The Girl Who Takes Pictures of Locks
Charly took pictures of locks, any lock she saw. She kept them on her smartphone and scrolled through them every night before she went to bed. She called each of them by name and whispered words of strength over each one. She knew where they were, what they held.
And who they protected.
She always finished with the same picture — five battered padlocks on a rusted orphanage gate. These were the oldest, brave locks and true, the ones she knew best. Her heroes. They had held out the horrors. They had saved her life.
And she would never fail them.
This story is based, very loosely, on a dear friend whose pictures of locks have become a particular delight of mine. No use trying to sort out why — my delights are often completely inexplicable to anyone who isn’t actually me. To my knowledge, my friend has no mystical power nor was she ever in an orphanage, though I would not be the least bit surprised to find out either one were true. I definitely had her in mind when I picked the prompt for the writing challenge even if I didn’t know at the time that Charly would resemble her a bit. .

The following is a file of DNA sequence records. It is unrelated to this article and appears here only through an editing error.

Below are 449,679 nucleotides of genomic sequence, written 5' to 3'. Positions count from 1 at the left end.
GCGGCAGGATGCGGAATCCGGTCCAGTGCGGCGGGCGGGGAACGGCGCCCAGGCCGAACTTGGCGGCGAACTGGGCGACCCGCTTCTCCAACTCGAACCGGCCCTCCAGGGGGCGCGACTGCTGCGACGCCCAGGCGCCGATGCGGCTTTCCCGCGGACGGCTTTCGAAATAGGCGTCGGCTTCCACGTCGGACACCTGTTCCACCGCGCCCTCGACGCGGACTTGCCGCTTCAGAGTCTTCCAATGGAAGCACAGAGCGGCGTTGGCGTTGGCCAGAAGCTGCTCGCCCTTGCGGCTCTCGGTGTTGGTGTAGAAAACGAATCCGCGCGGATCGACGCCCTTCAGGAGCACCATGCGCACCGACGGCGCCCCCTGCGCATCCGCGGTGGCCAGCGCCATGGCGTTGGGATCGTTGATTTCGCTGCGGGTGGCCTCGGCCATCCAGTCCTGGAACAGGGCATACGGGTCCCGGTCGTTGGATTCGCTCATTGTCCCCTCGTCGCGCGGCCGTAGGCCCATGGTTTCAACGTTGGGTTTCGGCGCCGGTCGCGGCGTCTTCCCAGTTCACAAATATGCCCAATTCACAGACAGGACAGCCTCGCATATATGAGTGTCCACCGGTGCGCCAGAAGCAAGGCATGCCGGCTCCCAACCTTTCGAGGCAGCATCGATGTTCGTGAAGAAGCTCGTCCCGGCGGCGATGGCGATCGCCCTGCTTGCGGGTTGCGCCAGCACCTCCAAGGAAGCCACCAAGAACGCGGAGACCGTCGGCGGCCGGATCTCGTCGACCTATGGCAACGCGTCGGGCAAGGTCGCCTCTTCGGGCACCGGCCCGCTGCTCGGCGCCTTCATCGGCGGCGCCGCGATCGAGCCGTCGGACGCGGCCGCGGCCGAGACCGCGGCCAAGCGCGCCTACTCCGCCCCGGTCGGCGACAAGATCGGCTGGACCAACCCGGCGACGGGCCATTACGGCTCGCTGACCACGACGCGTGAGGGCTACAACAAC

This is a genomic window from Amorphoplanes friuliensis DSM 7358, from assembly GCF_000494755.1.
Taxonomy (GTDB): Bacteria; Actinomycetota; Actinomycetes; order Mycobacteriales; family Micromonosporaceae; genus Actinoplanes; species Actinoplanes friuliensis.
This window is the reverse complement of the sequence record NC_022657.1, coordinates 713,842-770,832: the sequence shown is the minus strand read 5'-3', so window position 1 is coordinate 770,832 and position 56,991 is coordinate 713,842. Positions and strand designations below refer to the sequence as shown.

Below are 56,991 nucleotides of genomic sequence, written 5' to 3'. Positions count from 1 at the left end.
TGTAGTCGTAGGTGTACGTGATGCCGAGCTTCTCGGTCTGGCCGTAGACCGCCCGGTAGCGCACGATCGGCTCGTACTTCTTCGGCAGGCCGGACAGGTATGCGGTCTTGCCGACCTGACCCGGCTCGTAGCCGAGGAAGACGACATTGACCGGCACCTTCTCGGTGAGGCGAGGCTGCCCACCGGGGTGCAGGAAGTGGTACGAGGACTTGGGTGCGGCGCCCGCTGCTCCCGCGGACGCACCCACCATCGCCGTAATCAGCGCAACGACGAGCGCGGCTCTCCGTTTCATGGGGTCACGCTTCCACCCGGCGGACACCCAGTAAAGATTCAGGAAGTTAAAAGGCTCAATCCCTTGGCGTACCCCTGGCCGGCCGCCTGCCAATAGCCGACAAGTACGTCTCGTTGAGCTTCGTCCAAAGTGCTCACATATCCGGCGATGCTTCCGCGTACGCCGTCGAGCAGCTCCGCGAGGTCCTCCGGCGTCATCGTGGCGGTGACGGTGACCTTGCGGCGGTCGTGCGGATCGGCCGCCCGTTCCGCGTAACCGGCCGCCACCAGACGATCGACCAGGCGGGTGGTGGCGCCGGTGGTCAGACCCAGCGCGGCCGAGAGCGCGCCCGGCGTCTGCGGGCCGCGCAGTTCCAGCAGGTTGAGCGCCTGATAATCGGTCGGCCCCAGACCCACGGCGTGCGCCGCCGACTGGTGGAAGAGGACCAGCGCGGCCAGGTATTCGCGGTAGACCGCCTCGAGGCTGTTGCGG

This story also didn’t want to easily settle into the 100-word pocket. I don’t know a ton about Charly, but she feels like the kind of character who would be interesting over 10,000 words. Perhaps one day I’ll have that kind of room to give her. For now, enjoy this little look.
But, wait. You’re going to write a story, too, right? You are! I know it!
Very powerful. Sometimes what you keep out is just as powerful as the things you lock in.
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Reblogged this on delusions of literacy and commented:
I really liked this blog post by Jimmie Bise. Locks have such strong symbolism and what they keep out, or even more importantly – what they keep in, sometimes means the difference between life and death to the soul.